What’s wrong with NDIS independent assessments? We asked our friend Muriel Cummins from Occupational Therapy Australia’s NDIS Taskforce to help explain why the selected assessment tools are not fit-for-purpose, and why they should not be used to determine plan funding.
Establishing the National Disability Insurance Scheme (NDIS) Act 2013 was a big brave step towards progressive disability policy and support in this country. Disability Discrimination Commissioner Dr Ben Gauntlett recently made the point that the NDIS and its underpinning legislation is comparable to the Sydney Opera House in terms of it being an Australian icon. Dr Gauntlett expressed concern that the latest NDIS Independent Assessment pilot – which assessed functional capacity using clinically unproven methods – may place Australia at risk of breaching its obligations under the United Nations Convention on the Rights of the Persons with Disability.
Occupational Therapy Australia (OTA) is the peak body representing occupational therapists all over Australia. Assessment of function is a central focus of the occupational therapy profession. OTA has looked very carefully into the plans for NDIS assessments, and they have strong and valid concerns.
OTA has made submissions to both the NDIA Consultation and the Australian Parliament’s Inquiry into NDIS Independent Assessments. Myself and another OTA representative appeared as witnesses at the parliamentary inquiry’s first public hearing. We explained why the NDIA’s process around assessing functional capacity is problematic – and what needs to change to keep it ethical and appropriate.
“It is entirely inappropriate to determine a person’s eligibility for NDIS supports using a set of tools which were neither designed nor validated for this purpose and population.” Read more in OTA’s latest submissions to the NDIA here: https://t.co/L28X2dN7bH pic.twitter.com/hmzMksIm8D
— OTA (@otaust) March 9, 2021
After hearing our concerns Senator Carol Brown asked us to provide an answer to one of the biggest questions everyone is asking right now. She asked “Do you see the tools that have been selected by the NDIA – such as the WHODAS and PEDI-CAT – as being appropriate measurements to inform a funding decision in a NDIS plan?”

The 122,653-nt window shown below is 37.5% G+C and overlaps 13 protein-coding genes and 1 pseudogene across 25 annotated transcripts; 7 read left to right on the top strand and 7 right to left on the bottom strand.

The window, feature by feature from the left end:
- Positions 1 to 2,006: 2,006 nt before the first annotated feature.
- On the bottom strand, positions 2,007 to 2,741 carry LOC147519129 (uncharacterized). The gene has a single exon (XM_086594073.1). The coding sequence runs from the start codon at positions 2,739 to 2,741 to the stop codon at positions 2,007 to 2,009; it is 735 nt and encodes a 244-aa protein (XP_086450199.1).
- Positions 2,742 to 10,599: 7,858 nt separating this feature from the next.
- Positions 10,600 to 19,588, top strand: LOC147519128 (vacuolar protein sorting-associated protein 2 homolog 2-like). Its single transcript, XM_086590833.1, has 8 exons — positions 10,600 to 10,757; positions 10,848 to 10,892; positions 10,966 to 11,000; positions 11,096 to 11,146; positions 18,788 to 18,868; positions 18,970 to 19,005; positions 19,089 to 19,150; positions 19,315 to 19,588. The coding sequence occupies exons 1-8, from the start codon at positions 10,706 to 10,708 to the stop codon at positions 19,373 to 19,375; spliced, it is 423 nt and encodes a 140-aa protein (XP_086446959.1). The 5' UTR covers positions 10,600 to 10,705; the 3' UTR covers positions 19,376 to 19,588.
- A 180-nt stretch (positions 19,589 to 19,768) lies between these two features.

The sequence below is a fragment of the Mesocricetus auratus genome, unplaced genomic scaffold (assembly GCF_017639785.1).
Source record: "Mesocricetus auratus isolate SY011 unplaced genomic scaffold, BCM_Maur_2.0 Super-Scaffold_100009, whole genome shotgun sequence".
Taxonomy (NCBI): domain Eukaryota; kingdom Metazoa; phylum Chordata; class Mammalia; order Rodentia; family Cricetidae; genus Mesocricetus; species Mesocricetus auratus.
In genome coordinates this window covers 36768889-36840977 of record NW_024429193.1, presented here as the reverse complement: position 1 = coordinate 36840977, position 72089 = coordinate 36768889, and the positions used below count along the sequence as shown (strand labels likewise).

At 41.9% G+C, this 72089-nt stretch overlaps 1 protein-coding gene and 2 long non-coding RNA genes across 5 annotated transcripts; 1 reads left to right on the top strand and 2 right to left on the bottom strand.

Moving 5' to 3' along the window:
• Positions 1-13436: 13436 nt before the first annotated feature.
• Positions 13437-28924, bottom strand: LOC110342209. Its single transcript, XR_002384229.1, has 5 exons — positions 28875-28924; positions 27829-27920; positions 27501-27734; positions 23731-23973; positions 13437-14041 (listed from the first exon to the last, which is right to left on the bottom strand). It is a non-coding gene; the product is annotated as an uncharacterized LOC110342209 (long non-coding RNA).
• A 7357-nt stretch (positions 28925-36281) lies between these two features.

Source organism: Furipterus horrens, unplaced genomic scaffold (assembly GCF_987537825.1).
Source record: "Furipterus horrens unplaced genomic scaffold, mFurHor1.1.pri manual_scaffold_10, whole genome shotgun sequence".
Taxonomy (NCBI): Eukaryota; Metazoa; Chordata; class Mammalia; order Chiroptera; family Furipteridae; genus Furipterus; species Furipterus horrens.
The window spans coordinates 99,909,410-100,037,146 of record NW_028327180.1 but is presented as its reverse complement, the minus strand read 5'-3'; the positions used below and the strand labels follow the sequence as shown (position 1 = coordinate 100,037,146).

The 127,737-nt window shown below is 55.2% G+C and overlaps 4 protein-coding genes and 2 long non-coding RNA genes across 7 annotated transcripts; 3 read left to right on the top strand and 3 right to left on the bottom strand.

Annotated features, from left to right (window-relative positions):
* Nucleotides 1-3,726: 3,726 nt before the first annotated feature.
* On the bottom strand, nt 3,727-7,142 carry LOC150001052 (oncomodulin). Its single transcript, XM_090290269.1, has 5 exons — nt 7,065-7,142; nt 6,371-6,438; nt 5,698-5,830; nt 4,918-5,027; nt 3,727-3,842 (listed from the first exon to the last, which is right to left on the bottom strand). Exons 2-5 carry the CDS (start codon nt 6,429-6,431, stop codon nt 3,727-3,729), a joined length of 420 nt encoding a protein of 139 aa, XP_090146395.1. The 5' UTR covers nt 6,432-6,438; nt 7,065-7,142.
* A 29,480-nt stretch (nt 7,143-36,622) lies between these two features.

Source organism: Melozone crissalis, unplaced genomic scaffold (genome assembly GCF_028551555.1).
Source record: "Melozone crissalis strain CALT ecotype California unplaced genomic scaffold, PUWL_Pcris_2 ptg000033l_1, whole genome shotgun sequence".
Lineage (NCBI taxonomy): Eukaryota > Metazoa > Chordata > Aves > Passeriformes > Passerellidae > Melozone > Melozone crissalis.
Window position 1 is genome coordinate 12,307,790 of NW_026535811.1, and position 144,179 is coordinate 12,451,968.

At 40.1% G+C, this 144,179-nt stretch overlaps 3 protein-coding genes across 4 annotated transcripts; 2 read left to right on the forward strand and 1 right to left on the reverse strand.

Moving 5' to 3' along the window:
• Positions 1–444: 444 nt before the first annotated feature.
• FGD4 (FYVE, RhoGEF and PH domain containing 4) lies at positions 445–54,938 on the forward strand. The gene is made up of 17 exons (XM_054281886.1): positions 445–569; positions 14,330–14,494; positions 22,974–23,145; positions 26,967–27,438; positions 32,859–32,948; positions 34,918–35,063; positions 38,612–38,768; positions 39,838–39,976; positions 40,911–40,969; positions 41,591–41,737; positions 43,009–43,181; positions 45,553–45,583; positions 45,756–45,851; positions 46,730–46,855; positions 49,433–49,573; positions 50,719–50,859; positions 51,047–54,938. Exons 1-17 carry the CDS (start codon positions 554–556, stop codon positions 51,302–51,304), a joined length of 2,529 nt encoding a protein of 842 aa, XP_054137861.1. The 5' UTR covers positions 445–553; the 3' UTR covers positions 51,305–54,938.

Or in plainer language …
“Independent Assessments are made up of a number of assessment tools. They will be used to calculate plan funding. Is this ok?”
The short answer is no. (The long answer is at the bottom of this page).
OTA does not think the Independent Assessment (IA) tools are capable of informing funding decisions – either individually or bundled together.
There are two colossal elephants in the NDIA policy room
Both are based on unproven assumptions. That is – things the NDIA think are true, but without any evidence to prove it.
The first assumes that a selection of IA tools can accurately assess functional capacity. OTA does not believe they can.
The second assumes that IA scores can somehow translate into an accurate support-budget. OTA does not believe they can.
Short-cutting assessment of functional capacity cannot result in the creation of equal opportunity for people with disabilities. Functional assessment must be done with integrity of process, and it must honour the rights and lived experience of the person with disability.
OTA believes people with disability deserve better than unproven assumptions directing their NDIS journey. OTA states that:
“people with a disability in Australia have a right to an evidence-based, robust, and safe process for assessment of functional capacity to determine access to the NDIS, and to determine funding for reasonable and necessary supports.”
The proposed Independent Assessment tools are not meant to be used like this
OTA holds a clear position on the inappropriateness of the IA assessment tools, individually or as a bundle, to accurately determine functional capacity. These assessment tools are only accurate when used for their intended purpose, with the disability groups they are researched and designed for. They lose their accuracy, validity and reliability when used in other ways. Validity means, can we trust that the tools can actually measure functional capacity? Reliability means, can we trust that the tools can measure functional capacity consistently, for all disability types?
For example, the Vineland-3 does not have proven validity for use with people with psychosocial disability. It is entirely possible for a person with a psychosocial disability to have substantially reduced functional capacity for self-care. And that could easily slip through the cracks in the IA and be missed entirely.
The IA will likely be more costly – both in terms of dollar amounts and human suffering – than a more robust alternative that includes assessment of individual support needs.
There is no single tool or bundle of tools proven to accurately assess the functional capacity of people with disabilities. It’s not for lack of trying – Australian researchers and the World Health Organisation have been researching this for years.
The IA does not have the proven ability to measure the true impact of disability or substantially reduced functional capacity. The recently closed pilot included a survey which asked people about their satisfaction and experience of having an IA. It did not measure the IA’s specific ability to measure functional capacity.
The NDIA recently acknowledged in an update to their submission to the Australian Parliament’s Inquiry into Independent Assessment, that the IA toolkit lacks validity (meaning accuracy of assessment) and reliability (meaning consistent assessment across disability types) in the NDIS context, stating: